LIVINGSTON, NJ - Approximately 35 people attended Tuesday night's rain barrel workshop at the Livingston Library. Developed by the Rutgers Cooperative Extension Water Resources Program, its aim is to provide lectures and hands-on training to homeowners and other groups on topics such as rain barrels and rain gardens.

In attendance was Livingston Mayor Arlene Johnson who told The Alternative Press "Livingston is one of five towns in New Jersey cooperating with Rutgers University Cooperative Extension and the New Jersey Department of Environmental Protection to help [Livingston] install rain gardens and retrofitting Monmouth Court with low-flow fixtures and faucets." She went on to say, "Our goal is to raise awareness with citizens for a ten percent townwide water reduction over the next three years."

Adam Osborn from Americorps lectured on the benefits of owning a rain barrel and how to assemble it. Besides saving homeowners money on watering their greenery, it can lessen basement flooding as well as prevent water runoff from polluting our local waterways. "The old way of thinking was to send rainwater away into a pipe and into a sewer. Now we want to harvest and capture water, helping to control water pollution from dirt, pesticides, fertilizers, oil and other pathogens."

The water can be used to water lawns and shrubbery even when there are water restrictions because it is not being taken from the town's water supply. Osborn cautioned against using the water to drink or to irrigate fruits and vegetables because it may contain dust, pollen and animal droppings from the roof.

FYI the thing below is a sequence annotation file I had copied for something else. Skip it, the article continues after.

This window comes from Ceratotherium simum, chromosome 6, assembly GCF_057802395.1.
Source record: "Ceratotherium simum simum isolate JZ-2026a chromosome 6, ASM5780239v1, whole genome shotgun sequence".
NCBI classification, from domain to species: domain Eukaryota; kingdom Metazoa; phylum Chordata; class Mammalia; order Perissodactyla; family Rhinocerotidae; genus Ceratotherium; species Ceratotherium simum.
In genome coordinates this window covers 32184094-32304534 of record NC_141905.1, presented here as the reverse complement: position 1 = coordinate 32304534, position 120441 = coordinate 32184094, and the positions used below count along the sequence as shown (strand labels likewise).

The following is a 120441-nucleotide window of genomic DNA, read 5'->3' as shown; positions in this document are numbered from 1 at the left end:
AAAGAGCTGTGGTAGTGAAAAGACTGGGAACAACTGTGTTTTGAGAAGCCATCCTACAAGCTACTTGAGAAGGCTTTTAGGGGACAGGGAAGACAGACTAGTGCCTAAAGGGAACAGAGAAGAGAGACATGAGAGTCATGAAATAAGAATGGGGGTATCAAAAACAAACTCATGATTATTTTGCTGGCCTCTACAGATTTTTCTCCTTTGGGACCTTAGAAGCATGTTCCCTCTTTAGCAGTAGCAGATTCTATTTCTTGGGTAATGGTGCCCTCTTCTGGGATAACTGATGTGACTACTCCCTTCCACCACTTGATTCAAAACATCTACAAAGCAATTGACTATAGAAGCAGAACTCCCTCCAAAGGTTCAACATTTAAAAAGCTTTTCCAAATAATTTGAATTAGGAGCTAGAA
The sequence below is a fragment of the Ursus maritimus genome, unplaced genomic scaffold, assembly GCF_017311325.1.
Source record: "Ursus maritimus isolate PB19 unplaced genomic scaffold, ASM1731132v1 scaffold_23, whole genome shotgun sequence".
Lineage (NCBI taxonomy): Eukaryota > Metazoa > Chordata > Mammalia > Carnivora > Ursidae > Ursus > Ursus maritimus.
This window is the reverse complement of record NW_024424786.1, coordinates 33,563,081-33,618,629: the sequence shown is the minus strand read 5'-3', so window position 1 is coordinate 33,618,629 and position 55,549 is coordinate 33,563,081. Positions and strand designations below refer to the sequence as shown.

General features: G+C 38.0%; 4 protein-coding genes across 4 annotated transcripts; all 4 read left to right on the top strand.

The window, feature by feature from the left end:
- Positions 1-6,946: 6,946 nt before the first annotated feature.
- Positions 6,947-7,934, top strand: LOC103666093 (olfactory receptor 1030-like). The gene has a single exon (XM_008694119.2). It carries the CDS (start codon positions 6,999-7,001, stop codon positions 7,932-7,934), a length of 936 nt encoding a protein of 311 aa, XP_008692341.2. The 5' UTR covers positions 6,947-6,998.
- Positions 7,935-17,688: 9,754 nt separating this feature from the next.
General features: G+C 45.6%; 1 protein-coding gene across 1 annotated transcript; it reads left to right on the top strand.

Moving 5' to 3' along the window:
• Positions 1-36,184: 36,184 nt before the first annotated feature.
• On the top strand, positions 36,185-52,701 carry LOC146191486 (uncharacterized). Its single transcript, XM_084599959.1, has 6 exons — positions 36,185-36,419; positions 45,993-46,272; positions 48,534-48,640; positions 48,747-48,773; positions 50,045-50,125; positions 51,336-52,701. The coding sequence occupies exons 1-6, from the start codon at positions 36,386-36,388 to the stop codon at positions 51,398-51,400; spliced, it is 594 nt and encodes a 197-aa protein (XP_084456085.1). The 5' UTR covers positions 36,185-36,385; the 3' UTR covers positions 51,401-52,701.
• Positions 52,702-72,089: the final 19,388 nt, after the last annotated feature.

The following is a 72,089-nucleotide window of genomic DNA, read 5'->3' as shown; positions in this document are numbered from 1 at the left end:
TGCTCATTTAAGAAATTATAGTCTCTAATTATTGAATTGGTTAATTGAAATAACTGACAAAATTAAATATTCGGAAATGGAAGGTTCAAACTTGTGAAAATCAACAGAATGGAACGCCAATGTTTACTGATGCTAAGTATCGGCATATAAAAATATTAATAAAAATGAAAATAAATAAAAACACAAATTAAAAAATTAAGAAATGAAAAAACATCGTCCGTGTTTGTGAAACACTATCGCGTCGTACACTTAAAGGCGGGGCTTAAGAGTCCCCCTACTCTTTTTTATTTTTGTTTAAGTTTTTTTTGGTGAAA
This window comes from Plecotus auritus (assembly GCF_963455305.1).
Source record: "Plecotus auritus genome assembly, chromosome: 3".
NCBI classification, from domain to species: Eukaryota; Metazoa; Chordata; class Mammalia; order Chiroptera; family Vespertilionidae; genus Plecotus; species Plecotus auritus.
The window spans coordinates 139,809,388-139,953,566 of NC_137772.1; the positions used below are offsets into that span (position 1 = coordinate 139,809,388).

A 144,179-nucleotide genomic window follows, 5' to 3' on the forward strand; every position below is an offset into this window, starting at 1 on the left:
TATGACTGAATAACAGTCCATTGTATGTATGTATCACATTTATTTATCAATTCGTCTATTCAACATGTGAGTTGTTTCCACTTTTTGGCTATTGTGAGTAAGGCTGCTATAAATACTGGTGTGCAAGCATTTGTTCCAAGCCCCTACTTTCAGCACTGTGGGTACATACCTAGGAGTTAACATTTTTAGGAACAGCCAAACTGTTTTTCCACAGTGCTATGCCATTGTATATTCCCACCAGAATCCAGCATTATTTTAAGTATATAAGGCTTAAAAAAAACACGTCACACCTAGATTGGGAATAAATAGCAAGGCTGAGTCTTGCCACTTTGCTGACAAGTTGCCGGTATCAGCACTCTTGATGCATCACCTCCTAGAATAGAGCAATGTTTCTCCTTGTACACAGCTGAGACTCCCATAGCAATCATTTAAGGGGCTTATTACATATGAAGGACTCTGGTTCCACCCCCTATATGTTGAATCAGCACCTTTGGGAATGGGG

If you are thinking about obtaining a rain barrel here is what you need to know. Use the collected water within a week or two to discourage algae growth. When full, a 55-gallon rain barrel can weigh about 460 pounds. Therefore, it needs to be set on a strong platform made of either bricks, cinder blocks or pressure-treated wood. In the winter it needs to be drained and disconnected. The rain barrel can be stored inside or stored outdoors turned upside down.

Armed with newfound knowledge as well as goggles and drills, the group set about assembling their barrels outside on the library's terrace. Participant Ben Kim steadied the barrel while his wife Becky drilled the hole for the faucet. Said Becky, "This is for our new home in Montclair."

The barrels, made of food-grade plastic, so as not to leach barrel material into the water, can hold 55 gallons of rainfall. On average, a homeowner can save 1300 gallons of water a year. The 40 barrels distributed Tuesday night can collectively save 52,000 gallons a year.

Renee Resky, Livingston's Environmental Commissioner said, "It's a drop in the bucket, literally, but it adds up."

For more information on where and when workshops are being offered, go to and click on Rain Barrels.